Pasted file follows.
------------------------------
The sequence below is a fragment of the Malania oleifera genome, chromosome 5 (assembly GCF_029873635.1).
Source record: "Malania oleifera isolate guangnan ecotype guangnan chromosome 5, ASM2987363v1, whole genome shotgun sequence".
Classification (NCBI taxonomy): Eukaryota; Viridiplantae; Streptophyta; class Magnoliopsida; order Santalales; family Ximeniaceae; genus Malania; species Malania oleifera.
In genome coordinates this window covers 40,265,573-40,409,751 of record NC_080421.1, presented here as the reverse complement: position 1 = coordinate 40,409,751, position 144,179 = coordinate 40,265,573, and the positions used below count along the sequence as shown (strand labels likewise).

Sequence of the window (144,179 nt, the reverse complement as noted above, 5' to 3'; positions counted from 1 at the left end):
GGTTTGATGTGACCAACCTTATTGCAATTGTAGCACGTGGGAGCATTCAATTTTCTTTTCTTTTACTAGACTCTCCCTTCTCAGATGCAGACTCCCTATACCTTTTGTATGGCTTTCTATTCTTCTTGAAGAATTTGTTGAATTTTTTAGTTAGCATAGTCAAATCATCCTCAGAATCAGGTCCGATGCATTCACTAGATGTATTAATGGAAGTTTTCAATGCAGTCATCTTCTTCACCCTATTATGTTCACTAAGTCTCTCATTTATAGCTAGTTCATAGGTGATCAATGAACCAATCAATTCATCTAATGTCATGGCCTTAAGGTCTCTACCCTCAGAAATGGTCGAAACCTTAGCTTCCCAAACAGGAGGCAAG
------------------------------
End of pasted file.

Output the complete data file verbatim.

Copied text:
The sequence below is a fragment of the Malania oleifera genome, chromosome 5 (assembly GCF_029873635.1).
Source record: "Malania oleifera isolate guangnan ecotype guangnan chromosome 5, ASM2987363v1, whole genome shotgun sequence".
Classification (NCBI taxonomy): Eukaryota; Viridiplantae; Streptophyta; class Magnoliopsida; order Santalales; family Ximeniaceae; genus Malania; species Malania oleifera.
In genome coordinates this window covers 40,265,573-40,409,751 of record NC_080421.1, presented here as the reverse complement: position 1 = coordinate 40,409,751, position 144,179 = coordinate 40,265,573, and the positions used below count along the sequence as shown (strand labels likewise).

Sequence of the window (144,179 nt, the reverse complement as noted above, 5' to 3'; positions counted from 1 at the left end):
GGTTTGATGTGACCAACCTTATTGCAATTGTAGCACGTGGGAGCATTCAATTTTCTTTTCTTTTACTAGACTCTCCCTTCTCAGATGCAGACTCCCTATACCTTTTGTATGGCTTTCTATTCTTCTTGAAGAATTTGTTGAATTTTTTAGTTAGCATAGTCAAATCATCCTCAGAATCAGGTCCGATGCATTCACTAGATGTATTAATGGAAGTTTTCAATGCAGTCATCTTCTTCACCCTATTATGTTCACTAAGTCTCTCATTTATAGCTAGTTCATAGGTGATCAATGAACCAATCAATTCATCTAATGTCATGGCCTTAAGGTCTCTACCCTCAGAAATGGTCGAAACCTTAGCTTCCCAAACAGGAGGCAAG